Katie Heiden, grade seven.
As a graphic arts teacher at the middle-school level for twelve years, I’ve developed various lessons that employ crosscurricular concepts that allow students to gain better insight into the creation process. Fractals are an exciting way to introduce math and science into the curriculum while captivating students’ interests as they create their digital artworks.
Mandelbrot and the Fractal
When I first introduced my fractal lesson, students became aware that, for centuries, the brightest minds have struggled to unlock the mysteries hidden within a fractal. Benoit Mandelbrot was the first scientist to graph a fractal set using IBM computers to calculate complex mathematical equations. Mandelbrot’s exploration with new technology connects with my own passion to utilize the latest technology to cre- ate my own artwork and improve my graphics arts curriculum.
After providing students with a historical context, I emphasized the visual nature of fractals through plenty of engaging examples. Koch’s snowflake demonstrates the fundamental concepts of fractals both visually and mathematically. Artist Katsushika Hokusai’s portrayal of nature reinforces repetition and pat- tern through the use of fractals in many of his woodblock prints. The splatter of an abstract expressionist painting by Jackson Pollock illustrates the concept of self-similarity, a basic property of fractals. The more students understand the essence of fractals, the more motivated they become to create mesmerizing fractal artworks.
Derek Lucier, grade seven.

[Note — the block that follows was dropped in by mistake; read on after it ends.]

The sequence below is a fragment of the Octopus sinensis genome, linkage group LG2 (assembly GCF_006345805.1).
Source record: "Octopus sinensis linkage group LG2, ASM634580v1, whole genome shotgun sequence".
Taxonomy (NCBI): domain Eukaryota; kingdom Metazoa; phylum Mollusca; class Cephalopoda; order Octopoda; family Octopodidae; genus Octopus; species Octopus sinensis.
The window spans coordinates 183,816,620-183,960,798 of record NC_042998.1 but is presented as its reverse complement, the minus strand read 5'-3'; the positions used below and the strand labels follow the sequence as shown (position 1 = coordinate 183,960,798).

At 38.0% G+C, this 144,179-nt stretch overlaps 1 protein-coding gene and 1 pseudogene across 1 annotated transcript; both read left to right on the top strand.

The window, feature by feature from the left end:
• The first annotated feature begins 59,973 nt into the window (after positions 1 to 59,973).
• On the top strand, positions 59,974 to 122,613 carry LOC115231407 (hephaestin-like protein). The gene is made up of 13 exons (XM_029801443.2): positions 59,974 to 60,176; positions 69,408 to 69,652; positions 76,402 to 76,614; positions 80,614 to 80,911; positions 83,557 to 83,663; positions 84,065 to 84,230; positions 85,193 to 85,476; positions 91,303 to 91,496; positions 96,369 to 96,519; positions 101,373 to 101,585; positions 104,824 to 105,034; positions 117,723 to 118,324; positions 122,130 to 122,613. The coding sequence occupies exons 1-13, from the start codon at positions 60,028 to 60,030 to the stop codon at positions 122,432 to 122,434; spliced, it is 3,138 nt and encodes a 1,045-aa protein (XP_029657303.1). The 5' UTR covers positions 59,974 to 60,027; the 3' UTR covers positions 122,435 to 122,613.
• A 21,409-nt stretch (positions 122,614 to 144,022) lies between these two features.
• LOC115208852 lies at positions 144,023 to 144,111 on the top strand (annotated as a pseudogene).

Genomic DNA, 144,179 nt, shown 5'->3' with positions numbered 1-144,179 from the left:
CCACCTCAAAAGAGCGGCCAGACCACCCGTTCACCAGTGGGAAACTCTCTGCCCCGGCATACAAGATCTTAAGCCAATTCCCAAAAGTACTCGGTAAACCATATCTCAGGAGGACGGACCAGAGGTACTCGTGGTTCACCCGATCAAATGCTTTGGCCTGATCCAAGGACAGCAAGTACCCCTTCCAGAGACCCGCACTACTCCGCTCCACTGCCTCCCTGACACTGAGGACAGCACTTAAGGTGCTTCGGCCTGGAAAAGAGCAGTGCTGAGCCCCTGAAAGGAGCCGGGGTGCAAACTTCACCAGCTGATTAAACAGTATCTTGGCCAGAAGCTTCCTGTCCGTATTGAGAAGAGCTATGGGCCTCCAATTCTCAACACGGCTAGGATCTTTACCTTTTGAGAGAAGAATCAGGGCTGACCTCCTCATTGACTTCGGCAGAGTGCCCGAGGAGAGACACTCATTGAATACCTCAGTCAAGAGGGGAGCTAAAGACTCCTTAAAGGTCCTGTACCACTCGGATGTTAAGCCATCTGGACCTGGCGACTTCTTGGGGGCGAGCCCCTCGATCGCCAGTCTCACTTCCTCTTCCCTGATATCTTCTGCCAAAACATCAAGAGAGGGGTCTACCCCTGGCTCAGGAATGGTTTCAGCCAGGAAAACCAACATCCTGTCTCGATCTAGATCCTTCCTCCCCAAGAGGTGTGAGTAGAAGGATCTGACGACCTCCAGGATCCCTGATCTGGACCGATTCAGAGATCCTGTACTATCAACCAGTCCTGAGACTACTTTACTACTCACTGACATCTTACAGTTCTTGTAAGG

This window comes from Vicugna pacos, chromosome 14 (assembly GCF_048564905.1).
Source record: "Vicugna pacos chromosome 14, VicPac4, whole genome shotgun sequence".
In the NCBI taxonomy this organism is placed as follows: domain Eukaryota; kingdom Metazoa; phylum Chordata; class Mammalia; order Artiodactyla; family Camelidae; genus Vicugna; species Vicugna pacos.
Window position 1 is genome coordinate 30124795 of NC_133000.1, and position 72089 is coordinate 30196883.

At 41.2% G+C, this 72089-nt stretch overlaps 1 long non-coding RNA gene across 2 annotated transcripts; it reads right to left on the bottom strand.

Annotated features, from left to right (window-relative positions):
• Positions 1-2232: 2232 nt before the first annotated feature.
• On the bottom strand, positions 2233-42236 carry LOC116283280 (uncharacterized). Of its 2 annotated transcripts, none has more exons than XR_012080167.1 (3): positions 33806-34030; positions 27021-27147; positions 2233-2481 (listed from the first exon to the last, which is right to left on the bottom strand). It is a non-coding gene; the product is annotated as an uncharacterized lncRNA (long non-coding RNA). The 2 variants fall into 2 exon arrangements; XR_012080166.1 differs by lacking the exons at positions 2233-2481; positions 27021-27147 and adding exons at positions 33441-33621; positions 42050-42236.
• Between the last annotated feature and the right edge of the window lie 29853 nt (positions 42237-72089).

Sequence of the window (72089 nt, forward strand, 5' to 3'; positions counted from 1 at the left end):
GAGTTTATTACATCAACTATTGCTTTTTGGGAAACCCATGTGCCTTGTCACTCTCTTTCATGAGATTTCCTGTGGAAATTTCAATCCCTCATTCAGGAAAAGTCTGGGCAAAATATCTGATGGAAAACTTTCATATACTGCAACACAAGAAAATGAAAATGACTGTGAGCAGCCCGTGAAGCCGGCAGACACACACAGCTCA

Moving to the Computer
Students designed their fractal mandala artwork on the computer. Before they began, I researched and down- loaded fractal generators that are user-friendly and produce a variety of fractal designs. Students used these generators to create fractals to use in their final mandala designs. I also required students to save their images at a high-resolution so the artwork wouldn’t become pixelated when printed.
Once students designed a plethora of different fractal images, they began placing and blending their fractal images onto a pie-shaped piece on a mandala template I designed in Photoshop. Along with the template, students also followed my step-by-step tutorial and in-class instruction to guide them through the design process.
Once students completed the pie in Photoshop, they placed another fractal image in the background that contrasted with the pie-shaped fractal in the foreground. I encouraged students to lighten the pie and bring out the color saturation in to make the pie pop out from the background.
Francesca Mathews, grade seven.
As students applied their skills, there were steps in the tutorial they found challenging. As a result, I tweaked my tutorial to provide clearer and more efficient instruction. I added complete Photoshop screenshots with the keyboard shortcuts, demonstrating how to complete the task. I observed many students who struggled to line up the pie pieces so the center of the pie cleanly fit together. To resolve this issue, I had these students duplicate the completed pie and shrink down the pie copy to the middle so the center of the pie looked more aligned. This optional step was added to the tutorial.
Creating artwork with fractals pro- motes many facets of cross-curriculum learning. With the excitement surrounding STEAM initiatives and the possibility of collaboration with the science and math department, incorporating fractals into your art curriculum can also help you discover a whole new world of learning. Fractals in art are an engaging way for art, science, and math to coexist in harmony while your students produce artwork that is extremely unique and inspiring.
Kevin Fogelson is a graphic arts teacher at Antioch Upper Grade School in Hainesville, Illinois. email@example.com
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